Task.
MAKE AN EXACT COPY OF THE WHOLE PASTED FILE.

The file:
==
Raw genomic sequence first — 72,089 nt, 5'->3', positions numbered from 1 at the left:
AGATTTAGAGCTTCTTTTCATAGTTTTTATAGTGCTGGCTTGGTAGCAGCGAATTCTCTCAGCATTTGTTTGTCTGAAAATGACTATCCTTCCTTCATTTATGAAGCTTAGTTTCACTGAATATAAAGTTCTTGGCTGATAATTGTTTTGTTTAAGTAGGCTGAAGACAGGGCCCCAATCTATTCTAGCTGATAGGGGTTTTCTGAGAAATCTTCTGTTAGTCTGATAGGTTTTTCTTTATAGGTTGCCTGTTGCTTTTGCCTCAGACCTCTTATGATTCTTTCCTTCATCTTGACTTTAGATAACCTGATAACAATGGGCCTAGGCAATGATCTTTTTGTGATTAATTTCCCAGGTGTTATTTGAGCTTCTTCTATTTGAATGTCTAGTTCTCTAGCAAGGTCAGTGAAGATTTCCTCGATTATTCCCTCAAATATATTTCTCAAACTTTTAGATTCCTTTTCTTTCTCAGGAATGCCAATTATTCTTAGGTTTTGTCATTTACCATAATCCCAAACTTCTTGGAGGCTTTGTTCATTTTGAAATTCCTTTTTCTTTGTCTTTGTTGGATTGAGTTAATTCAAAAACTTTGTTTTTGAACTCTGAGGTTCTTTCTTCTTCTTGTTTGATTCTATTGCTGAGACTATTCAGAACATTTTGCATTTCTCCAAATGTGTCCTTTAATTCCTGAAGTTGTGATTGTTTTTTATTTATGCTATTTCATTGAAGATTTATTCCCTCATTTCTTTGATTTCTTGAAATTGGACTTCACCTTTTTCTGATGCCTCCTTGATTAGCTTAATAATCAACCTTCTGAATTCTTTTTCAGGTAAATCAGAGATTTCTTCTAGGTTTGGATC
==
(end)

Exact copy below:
Raw genomic sequence first — 72,089 nt, 5'->3', positions numbered from 1 at the left:
AGATTTAGAGCTTCTTTTCATAGTTTTTATAGTGCTGGCTTGGTAGCAGCGAATTCTCTCAGCATTTGTTTGTCTGAAAATGACTATCCTTCCTTCATTTATGAAGCTTAGTTTCACTGAATATAAAGTTCTTGGCTGATAATTGTTTTGTTTAAGTAGGCTGAAGACAGGGCCCCAATCTATTCTAGCTGATAGGGGTTTTCTGAGAAATCTTCTGTTAGTCTGATAGGTTTTTCTTTATAGGTTGCCTGTTGCTTTTGCCTCAGACCTCTTATGATTCTTTCCTTCATCTTGACTTTAGATAACCTGATAACAATGGGCCTAGGCAATGATCTTTTTGTGATTAATTTCCCAGGTGTTATTTGAGCTTCTTCTATTTGAATGTCTAGTTCTCTAGCAAGGTCAGTGAAGATTTCCTCGATTATTCCCTCAAATATATTTCTCAAACTTTTAGATTCCTTTTCTTTCTCAGGAATGCCAATTATTCTTAGGTTTTGTCATTTACCATAATCCCAAACTTCTTGGAGGCTTTGTTCATTTTGAAATTCCTTTTTCTTTGTCTTTGTTGGATTGAGTTAATTCAAAAACTTTGTTTTTGAACTCTGAGGTTCTTTCTTCTTCTTGTTTGATTCTATTGCTGAGACTATTCAGAACATTTTGCATTTCTCCAAATGTGTCCTTTAATTCCTGAAGTTGTGATTGTTTTTTATTTATGCTATTTCATTGAAGATTTATTCCCTCATTTCTTTGATTTCTTGAAATTGGACTTCACCTTTTTCTGATGCCTCCTTGATTAGCTTAATAATCAACCTTCTGAATTCTTTTTCAGGTAAATCAGAGATTTCTTCTAGGTTTGGATC